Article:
While the government has announced plans to take action against the dissemination of hate literature as prescribed by the National Action Plan (NAP), this is proving a herculean task in the absence of any mechanism to monitor and counter the outreach of such media. The publication of hate literature is managed by sectarian groups, religious seminaries, militant organisations and banned outfits. An official in the interior ministry told The Express Tribune that these publications directly or indirectly glorify militancy and fuel support for the Tehreek-e-Taliban Pakistan and al Qaeda.
Due to the writings of a number of ‘influential contributors’, these publications are deemed to be ‘worth reading’, the official said. Such contributors include former army chief General Aslam Baig, former DG ISI General Hamid Gul, an advisor to the prime minister Irfan Siddiqi, and columnist Aurya Maqbool Jan. An investigation revealed that one writer, ‘Abu Shams’, is actually Jamatudawa’s (JuD) chief Hafiz Muhammad Saeed while Jaish-e-Muhammad’s chief Maulana Masood Azhar goes by the pseudonym ‘Saadi’.
According to research conducted by the Pakistan Institute of Peace Studies (PIPS), the government took measures to curtail such publications and imposed a ban on 22 magazines in the wake of September 11, 2001. However, many of these magazines reappeared at newsstands a few weeks later under the same name or different names.
“Security personnel are not able to carry out content analysis,” explained researcher Sajjad Azhar. “In many cases police raiding bookshops have also removed research books dealing with militancy and jihad, authored by foreign scholars.” He added, “How can the government take action against influential contributors as per the Press and Publications Ordinance?”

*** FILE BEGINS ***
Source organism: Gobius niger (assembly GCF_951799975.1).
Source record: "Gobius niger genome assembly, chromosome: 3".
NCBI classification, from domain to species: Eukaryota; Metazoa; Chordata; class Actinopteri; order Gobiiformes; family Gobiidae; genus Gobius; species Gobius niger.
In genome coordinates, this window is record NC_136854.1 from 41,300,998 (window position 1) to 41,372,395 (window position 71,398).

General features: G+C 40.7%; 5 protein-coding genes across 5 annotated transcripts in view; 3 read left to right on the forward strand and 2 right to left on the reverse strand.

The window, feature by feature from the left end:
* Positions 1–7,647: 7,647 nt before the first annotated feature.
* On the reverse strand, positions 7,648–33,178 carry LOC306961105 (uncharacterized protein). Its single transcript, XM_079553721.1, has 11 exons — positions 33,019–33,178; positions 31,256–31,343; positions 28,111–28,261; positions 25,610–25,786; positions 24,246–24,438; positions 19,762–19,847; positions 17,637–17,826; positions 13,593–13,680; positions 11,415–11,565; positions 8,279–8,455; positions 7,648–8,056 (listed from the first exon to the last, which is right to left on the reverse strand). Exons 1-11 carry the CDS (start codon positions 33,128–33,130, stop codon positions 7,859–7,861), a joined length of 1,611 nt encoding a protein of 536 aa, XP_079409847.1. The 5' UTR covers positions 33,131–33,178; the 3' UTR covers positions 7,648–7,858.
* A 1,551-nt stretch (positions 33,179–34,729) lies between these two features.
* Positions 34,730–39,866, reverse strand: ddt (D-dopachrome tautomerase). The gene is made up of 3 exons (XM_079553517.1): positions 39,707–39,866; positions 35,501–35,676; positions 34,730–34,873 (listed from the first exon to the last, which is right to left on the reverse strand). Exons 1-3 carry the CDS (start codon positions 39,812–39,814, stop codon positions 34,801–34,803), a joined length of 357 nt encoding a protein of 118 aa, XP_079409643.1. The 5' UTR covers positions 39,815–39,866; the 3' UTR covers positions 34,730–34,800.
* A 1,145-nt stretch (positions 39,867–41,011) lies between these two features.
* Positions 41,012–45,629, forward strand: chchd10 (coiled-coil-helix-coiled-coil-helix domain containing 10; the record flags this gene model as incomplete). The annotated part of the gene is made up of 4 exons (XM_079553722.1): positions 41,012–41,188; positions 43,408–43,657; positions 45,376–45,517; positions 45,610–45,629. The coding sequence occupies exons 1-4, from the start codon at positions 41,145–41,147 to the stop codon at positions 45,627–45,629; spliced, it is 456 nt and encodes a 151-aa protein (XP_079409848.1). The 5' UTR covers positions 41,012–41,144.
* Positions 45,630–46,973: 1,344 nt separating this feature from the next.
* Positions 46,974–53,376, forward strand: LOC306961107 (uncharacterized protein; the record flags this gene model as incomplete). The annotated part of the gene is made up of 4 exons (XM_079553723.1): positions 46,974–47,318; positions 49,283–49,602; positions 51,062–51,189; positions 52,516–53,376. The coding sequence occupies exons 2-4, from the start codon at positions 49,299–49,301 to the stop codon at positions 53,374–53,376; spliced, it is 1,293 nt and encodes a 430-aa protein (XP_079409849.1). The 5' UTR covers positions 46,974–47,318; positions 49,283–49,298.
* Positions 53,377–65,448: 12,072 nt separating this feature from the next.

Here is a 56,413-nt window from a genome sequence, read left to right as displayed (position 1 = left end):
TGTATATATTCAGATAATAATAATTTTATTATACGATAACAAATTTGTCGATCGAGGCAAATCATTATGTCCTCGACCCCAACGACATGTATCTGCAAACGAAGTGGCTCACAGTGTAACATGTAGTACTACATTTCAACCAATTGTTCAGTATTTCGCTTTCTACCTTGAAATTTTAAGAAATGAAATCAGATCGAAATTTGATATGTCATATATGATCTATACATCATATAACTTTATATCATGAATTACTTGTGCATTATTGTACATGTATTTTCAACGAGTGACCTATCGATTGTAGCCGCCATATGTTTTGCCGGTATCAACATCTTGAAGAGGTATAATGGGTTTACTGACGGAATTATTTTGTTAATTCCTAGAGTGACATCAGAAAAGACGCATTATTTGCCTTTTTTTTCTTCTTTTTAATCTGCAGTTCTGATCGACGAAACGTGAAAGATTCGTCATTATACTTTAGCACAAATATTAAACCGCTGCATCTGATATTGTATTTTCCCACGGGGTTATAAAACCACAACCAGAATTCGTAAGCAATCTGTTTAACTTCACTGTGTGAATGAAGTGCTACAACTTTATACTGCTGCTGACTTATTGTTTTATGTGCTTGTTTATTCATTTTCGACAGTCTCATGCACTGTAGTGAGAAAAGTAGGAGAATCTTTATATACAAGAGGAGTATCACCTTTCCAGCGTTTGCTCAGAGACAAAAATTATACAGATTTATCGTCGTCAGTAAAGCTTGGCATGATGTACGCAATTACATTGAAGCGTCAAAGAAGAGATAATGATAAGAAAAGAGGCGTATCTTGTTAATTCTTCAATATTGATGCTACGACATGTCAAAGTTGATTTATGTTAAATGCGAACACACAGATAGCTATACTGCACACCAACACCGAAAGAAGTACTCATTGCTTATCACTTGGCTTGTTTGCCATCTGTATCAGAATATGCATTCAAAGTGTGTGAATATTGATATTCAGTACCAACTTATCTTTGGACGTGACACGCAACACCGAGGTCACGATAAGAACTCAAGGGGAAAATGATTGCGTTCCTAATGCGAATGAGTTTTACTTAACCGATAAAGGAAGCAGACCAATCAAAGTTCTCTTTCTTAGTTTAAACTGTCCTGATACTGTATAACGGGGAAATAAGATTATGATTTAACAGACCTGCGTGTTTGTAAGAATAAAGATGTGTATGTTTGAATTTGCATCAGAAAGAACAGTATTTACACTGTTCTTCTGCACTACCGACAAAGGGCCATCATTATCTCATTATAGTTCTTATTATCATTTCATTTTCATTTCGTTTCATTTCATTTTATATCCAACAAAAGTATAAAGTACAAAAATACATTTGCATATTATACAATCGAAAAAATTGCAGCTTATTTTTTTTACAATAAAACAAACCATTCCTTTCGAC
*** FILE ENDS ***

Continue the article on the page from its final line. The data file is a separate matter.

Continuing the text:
The JuD currently publishes seven periodicals including Tayyibaat in Urdu for women, Rozatul Atfal for children, Zarb-e-Taiba in Urdu for younger readers and Babul Islam in Sindh. The JuD’s chief claimed in a seminar in Karachi recently that the group can capture the mainstream media market overnight if allowed free competition. Editorials in these publications are usually authored by Hafiz Muhammad Saeed, writing under the pen name Abu Shams.
The Al-Amin Trust, formerly known as the Al-Rasheed Trust banned by the government, is ostensibly a charity organisation, but it advocates a hardline narrative through its daily publication Islam and weekly Zarb-e-Momin. Content is usually in support of the TTP, the banned militant group Jamatul Furqan, the banned Sipah-e-Sahaba Pakistan and the banned Lashkar-e-Taiba group.
Jaish-e-Muhammad, a banned Deobandi militant group publishes the weekly Al-Qalam in Urdu and English. Upon his release in 2003, leader Masood launched Al-Qalam and a new monthly publication for children, Musalman Bachay, while continuing a monthly publication for women under the same name.
Though a wanted man and spending most of his time in hiding, Masood manages to run all his publications and writes using the pseudonym, Saadi. In August 2009, he launched another monthly, Al-Marabatoon, for younger readers. Jaish publications are in favor of ‘jihad’, critical of government policies and provide extensive coverage to organisational activities. According to a PIPS research study, there are 82 sectarian organisations operating in Pakistan, of which 22 are involved in violent sectarian activities and five have close working relations with militant groups.
Sectarian publications cover a diverse range of issues, including politics, religious teachings and social issues. Among sectarian organisations, the Sipah-e-Sahaba has the highest number of publications. Other publications include the Al-Rasheed Trust publications monthly Laulak and monthly Naqeeb-e-Khatm-e-Nabuwwat. The monthly Al-Arif is the official publication of the Shia group Imamia Students Organisation and has been in print since 1998.
Published in The Express Tribune, January 23rd, 2015.